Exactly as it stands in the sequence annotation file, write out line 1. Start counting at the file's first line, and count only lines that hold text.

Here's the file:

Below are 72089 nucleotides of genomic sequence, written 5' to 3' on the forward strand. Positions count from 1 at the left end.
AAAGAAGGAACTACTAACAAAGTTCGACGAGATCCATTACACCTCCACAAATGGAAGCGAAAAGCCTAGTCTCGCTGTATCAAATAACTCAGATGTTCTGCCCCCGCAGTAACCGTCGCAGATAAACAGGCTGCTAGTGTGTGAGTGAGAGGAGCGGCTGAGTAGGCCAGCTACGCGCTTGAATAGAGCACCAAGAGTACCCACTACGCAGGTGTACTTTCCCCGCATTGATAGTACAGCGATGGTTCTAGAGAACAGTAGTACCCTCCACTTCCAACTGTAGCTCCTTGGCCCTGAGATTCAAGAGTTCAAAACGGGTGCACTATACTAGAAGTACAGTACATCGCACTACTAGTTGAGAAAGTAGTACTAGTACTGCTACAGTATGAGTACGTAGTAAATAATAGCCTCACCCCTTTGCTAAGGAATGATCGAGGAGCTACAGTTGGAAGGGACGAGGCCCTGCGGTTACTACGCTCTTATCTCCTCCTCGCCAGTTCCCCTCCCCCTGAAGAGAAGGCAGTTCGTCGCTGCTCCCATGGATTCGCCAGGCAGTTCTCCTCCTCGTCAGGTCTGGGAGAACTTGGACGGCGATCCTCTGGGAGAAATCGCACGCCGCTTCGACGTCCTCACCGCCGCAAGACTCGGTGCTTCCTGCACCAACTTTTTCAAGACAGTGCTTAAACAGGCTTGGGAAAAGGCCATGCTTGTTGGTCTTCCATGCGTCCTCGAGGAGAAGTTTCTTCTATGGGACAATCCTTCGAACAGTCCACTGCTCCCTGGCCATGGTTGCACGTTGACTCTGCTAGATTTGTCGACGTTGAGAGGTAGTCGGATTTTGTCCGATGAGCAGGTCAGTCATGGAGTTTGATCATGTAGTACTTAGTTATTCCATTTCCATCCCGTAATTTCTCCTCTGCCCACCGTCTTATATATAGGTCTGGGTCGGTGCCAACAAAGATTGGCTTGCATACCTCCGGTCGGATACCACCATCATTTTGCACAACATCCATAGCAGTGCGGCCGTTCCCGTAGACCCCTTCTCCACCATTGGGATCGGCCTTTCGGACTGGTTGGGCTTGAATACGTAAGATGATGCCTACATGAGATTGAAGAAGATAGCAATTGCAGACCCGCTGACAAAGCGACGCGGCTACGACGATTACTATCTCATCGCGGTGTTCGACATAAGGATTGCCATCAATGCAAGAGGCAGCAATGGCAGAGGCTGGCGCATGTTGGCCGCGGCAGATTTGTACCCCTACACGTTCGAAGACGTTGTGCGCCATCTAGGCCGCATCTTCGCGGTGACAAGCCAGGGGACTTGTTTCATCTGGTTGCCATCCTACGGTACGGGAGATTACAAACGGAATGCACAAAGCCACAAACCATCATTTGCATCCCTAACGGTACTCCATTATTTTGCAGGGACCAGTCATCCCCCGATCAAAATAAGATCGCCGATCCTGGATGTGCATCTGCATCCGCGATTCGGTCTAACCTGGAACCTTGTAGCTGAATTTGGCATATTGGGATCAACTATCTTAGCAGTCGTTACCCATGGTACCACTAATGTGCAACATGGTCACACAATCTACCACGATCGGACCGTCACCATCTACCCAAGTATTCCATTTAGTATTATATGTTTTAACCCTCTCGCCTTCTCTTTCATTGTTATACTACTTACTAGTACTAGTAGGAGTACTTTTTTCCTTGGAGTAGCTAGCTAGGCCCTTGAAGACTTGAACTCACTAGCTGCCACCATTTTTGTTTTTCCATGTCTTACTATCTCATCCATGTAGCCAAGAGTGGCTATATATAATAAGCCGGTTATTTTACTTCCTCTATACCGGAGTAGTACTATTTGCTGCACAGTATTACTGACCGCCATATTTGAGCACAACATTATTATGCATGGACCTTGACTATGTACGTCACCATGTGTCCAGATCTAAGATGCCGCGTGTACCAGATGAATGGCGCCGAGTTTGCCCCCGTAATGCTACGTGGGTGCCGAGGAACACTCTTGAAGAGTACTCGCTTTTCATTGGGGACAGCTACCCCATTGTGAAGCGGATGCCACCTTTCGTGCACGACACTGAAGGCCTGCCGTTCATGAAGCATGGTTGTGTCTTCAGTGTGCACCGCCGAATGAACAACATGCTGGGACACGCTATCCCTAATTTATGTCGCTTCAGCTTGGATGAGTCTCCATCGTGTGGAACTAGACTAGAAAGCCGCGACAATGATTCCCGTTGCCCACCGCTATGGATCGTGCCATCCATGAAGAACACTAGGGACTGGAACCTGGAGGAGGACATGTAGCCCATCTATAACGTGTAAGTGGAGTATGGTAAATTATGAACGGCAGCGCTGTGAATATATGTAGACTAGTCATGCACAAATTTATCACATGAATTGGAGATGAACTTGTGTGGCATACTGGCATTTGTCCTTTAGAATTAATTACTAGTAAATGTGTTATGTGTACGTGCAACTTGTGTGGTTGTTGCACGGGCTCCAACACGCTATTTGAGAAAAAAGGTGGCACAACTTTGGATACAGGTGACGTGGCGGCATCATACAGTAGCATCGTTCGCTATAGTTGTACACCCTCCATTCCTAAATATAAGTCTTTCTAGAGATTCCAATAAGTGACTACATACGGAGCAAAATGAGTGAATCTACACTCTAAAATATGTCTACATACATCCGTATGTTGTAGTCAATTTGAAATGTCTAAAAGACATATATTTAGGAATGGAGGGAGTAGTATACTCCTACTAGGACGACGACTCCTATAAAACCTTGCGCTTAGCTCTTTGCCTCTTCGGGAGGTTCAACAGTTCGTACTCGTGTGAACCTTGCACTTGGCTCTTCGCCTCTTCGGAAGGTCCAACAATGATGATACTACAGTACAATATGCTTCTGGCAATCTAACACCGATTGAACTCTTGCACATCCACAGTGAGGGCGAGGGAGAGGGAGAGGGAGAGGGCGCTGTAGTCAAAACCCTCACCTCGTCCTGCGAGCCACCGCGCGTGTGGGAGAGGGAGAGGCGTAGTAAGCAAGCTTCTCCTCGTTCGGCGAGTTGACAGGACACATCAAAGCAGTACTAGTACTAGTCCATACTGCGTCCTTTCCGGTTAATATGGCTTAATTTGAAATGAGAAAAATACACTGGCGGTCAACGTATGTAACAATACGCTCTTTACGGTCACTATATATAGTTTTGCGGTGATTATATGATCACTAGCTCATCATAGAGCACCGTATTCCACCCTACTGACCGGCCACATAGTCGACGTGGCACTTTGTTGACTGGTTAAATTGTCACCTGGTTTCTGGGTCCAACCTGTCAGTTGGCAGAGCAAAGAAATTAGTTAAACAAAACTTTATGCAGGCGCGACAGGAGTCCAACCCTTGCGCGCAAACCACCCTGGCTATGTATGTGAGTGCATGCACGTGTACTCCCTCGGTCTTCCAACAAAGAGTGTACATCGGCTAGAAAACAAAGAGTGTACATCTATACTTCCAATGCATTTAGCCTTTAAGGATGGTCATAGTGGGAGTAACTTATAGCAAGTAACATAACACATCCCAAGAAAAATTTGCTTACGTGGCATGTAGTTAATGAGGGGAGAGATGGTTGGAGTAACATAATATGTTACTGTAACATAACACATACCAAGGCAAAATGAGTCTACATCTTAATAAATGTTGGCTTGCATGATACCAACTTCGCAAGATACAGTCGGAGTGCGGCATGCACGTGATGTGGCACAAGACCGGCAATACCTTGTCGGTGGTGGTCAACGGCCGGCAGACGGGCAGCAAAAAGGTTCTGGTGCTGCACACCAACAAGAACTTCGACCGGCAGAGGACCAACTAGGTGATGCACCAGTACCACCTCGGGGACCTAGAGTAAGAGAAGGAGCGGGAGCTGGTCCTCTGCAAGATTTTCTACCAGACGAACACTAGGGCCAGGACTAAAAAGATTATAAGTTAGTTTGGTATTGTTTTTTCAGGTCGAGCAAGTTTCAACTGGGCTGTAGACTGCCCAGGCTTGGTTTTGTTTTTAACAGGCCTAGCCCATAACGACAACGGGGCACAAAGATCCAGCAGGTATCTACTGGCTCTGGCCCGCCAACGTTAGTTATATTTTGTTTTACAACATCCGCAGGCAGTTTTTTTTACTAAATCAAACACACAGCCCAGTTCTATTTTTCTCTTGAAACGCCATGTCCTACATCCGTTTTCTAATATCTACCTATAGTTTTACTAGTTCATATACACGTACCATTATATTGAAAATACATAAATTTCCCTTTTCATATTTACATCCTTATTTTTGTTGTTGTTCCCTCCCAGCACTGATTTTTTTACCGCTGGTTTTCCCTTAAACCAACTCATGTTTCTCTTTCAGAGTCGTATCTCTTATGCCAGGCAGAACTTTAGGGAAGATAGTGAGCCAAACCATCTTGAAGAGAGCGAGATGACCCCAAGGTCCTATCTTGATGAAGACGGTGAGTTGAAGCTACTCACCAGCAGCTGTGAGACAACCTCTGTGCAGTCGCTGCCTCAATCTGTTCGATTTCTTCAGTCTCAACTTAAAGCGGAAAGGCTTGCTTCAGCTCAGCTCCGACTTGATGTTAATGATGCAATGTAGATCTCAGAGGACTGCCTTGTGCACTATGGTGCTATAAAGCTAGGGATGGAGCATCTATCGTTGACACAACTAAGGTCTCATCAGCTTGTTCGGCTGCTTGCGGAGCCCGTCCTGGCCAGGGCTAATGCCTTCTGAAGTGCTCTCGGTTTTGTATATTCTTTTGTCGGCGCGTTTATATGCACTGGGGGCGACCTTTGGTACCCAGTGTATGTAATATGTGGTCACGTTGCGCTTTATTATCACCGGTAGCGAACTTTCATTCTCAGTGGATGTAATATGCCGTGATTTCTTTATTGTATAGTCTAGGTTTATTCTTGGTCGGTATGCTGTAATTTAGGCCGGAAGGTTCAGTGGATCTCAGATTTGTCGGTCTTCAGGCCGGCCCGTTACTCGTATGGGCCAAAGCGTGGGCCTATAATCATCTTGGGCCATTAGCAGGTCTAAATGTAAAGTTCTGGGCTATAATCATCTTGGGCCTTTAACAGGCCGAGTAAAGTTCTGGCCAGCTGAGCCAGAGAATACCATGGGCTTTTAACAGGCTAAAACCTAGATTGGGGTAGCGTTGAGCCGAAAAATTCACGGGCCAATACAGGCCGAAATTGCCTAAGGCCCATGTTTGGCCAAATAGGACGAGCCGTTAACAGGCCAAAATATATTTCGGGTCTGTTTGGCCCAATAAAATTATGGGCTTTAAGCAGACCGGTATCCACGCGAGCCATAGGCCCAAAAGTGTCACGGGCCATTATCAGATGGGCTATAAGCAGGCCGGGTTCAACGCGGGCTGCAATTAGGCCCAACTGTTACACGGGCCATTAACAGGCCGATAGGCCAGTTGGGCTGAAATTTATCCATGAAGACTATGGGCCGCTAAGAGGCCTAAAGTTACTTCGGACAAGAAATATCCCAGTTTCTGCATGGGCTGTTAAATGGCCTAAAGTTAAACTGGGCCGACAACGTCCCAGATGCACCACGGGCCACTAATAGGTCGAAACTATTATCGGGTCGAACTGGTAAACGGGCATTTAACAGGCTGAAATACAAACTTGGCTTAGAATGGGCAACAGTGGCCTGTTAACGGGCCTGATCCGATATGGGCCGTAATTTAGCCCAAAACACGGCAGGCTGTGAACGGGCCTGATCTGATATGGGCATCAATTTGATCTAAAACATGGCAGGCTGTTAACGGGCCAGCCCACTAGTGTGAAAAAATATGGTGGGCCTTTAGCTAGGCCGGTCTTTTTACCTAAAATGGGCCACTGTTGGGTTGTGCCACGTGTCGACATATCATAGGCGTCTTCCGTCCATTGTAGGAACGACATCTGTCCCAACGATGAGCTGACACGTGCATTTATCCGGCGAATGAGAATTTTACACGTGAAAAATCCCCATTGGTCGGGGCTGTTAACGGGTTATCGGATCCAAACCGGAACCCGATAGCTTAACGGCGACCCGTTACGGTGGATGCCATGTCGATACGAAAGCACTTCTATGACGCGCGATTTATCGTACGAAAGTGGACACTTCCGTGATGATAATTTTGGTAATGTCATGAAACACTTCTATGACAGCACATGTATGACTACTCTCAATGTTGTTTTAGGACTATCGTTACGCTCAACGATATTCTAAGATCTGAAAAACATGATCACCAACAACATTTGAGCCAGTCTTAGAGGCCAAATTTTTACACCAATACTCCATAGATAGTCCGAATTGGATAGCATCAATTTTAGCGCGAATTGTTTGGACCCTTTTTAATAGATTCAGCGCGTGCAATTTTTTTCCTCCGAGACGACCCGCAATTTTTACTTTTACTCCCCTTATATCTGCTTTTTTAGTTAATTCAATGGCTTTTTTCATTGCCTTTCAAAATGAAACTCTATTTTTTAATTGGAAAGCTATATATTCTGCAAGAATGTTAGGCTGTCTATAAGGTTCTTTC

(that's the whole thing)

Below are 72089 nucleotides of genomic sequence, written 5' to 3' on the forward strand. Positions count from 1 at the left end.